squash quick tips
squash quick tips

Squash: Quick Tips

Growing healthy squash can be a little tricky. A few simple tips will help.

Did you know that squash have both male and female flowers on each plant?

Bees are needed to transfer pollen from the male flowers to the female flowers in order to initiate the full development of the fruit. If you have shriveled, undeveloped fruits that drop off the plants, it is because the fruit did not get pollinated. Make sure you see bees around the garden and have both male and female flowers on the plants.

Temperatures above 95˚F can kill pollen before it fertilizes the fruit, even if you have plenty of flowers and bees. Plant your crops early enough in the season to get flowers and fruit set before the excessive heat arrives. Keep your plants healthy during heat waves and fruit production may resume when the temperatures cool down again.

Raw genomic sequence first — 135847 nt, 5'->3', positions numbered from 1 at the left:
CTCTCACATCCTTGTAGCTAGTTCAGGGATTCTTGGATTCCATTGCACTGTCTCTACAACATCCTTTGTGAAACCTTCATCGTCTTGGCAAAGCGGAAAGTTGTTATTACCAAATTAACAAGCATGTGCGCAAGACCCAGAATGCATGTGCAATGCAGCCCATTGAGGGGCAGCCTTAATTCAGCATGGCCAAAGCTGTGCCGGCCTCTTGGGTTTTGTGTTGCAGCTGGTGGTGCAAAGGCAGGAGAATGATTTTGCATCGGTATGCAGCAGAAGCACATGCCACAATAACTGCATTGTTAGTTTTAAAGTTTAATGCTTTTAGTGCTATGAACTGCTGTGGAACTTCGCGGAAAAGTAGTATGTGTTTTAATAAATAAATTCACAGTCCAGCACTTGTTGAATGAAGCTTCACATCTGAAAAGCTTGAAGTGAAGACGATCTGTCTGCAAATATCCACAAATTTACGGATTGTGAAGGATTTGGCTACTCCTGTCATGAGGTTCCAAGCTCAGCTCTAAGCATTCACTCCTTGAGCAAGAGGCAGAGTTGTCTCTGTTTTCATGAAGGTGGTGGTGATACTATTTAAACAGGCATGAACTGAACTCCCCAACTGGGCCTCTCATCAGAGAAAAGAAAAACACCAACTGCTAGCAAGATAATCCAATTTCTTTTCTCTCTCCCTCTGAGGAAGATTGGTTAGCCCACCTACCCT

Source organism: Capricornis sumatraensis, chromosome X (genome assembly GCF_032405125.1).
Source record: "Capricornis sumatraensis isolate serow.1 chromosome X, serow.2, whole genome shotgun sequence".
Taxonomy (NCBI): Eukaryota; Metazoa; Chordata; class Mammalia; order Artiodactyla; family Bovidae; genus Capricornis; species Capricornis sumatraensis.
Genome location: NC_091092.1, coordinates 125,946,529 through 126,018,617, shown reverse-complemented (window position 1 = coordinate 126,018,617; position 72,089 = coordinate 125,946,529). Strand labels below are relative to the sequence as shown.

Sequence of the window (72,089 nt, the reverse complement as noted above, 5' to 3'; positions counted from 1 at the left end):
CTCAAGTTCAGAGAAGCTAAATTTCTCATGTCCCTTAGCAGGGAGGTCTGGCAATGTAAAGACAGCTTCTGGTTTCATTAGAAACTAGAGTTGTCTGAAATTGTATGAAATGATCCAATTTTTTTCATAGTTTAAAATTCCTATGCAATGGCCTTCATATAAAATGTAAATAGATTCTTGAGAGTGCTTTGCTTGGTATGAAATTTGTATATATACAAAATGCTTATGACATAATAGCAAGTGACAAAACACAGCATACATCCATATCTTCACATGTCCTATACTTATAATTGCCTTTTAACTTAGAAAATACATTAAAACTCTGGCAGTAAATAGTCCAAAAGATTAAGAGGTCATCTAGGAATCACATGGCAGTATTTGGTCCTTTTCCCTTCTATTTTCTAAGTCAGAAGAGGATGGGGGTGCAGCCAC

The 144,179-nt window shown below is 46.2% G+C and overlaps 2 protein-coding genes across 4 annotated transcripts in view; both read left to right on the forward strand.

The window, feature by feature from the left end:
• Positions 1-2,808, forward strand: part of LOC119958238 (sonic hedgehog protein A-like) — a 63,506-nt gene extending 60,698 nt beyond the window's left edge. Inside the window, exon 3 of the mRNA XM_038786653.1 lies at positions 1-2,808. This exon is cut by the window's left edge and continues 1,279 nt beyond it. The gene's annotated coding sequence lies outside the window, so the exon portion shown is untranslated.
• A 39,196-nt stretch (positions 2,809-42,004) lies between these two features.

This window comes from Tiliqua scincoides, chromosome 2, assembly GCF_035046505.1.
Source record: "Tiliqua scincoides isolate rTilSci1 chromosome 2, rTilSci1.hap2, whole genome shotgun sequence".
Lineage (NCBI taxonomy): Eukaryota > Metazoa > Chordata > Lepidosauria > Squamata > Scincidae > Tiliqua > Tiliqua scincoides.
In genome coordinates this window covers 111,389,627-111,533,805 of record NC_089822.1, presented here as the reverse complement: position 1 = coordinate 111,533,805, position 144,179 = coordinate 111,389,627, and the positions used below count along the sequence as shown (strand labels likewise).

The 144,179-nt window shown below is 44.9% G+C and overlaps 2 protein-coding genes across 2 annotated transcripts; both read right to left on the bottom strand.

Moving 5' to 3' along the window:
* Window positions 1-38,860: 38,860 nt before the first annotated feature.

Sometimes, you may have so many fruits set on the plant that they all stay small. Harvest about half of the fruits at this super gourmet baby size (yummy!) to allow the rest to size up.

White spots on the leaves may indicate the early stages of Powdery Mildew. If this occurs early in the season, spray leaf surfaces with an organic fungicide—make your own by combining: 1 tbsp. baking soda; 2 tbsps. vegetable oil; 1 tsp. liquid soap (not detergent) per gallon of water.

As the season winds to a close, mildew often sets in to start the natural decomposition process. Harvest any remaining fruit and compost the worn out plants.

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